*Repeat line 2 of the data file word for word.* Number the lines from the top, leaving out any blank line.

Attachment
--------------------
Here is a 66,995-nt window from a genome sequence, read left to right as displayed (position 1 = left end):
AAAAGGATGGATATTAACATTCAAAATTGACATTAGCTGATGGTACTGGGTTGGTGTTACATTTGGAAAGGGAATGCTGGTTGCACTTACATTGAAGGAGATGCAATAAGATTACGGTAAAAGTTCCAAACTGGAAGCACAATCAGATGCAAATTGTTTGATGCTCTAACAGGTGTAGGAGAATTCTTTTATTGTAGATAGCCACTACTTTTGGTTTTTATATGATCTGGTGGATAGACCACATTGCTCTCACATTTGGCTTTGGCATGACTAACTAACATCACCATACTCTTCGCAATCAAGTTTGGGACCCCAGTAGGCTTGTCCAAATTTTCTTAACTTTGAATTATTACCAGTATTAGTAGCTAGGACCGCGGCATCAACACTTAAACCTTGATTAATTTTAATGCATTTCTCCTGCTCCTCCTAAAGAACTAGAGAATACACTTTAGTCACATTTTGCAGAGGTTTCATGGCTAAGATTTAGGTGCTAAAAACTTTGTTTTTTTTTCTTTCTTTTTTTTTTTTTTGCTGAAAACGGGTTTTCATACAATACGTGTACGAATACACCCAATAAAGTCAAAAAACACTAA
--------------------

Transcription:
AAAAGGATGGATATTAACATTCAAAATTGACATTAGCTGATGGTACTGGGTTGGTGTTACATTTGGAAAGGGAATGCTGGTTGCACTTACATTGAAGGAGATGCAATAAGATTACGGTAAAAGTTCCAAACTGGAAGCACAATCAGATGCAAATTGTTTGATGCTCTAACAGGTGTAGGAGAATTCTTTTATTGTAGATAGCCACTACTTTTGGTTTTTATATGATCTGGTGGATAGACCACATTGCTCTCACATTTGGCTTTGGCATGACTAACTAACATCACCATACTCTTCGCAATCAAGTTTGGGACCCCAGTAGGCTTGTCCAAATTTTCTTAACTTTGAATTATTACCAGTATTAGTAGCTAGGACCGCGGCATCAACACTTAAACCTTGATTAATTTTAATGCATTTCTCCTGCTCCTCCTAAAGAACTAGAGAATACACTTTAGTCACATTTTGCAGAGGTTTCATGGCTAAGATTTAGGTGCTAAAAACTTTGTTTTTTTTTCTTTCTTTTTTTTTTTTTTGCTGAAAACGGGTTTTCATACAATACGTGTACGAATACACCCAATAAAGTCAAAAAACACTAA